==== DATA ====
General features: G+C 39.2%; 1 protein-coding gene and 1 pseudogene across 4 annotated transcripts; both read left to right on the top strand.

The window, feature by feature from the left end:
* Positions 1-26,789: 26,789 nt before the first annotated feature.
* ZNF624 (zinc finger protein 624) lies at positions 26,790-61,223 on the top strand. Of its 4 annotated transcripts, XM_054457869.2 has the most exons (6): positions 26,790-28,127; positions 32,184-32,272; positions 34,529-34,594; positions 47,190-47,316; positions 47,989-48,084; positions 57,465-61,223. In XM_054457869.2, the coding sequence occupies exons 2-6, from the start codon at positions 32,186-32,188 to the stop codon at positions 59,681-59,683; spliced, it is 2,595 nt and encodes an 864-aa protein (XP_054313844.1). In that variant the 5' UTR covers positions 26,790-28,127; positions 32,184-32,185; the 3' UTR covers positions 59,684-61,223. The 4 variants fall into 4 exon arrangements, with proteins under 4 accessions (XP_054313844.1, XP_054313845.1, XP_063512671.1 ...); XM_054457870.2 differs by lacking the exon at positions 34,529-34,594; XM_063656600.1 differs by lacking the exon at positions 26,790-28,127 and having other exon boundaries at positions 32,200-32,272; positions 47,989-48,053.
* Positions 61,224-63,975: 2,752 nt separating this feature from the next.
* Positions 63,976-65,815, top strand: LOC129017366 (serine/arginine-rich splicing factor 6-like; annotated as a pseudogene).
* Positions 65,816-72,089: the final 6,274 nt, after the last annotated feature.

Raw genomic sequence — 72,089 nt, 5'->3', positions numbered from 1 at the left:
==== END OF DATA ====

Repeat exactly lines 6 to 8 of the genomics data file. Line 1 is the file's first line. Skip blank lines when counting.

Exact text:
* Positions 63,976-65,815, top strand: LOC129017366 (serine/arginine-rich splicing factor 6-like; annotated as a pseudogene).
* Positions 65,816-72,089: the final 6,274 nt, after the last annotated feature.

Raw genomic sequence — 72,089 nt, 5'->3', positions numbered from 1 at the left: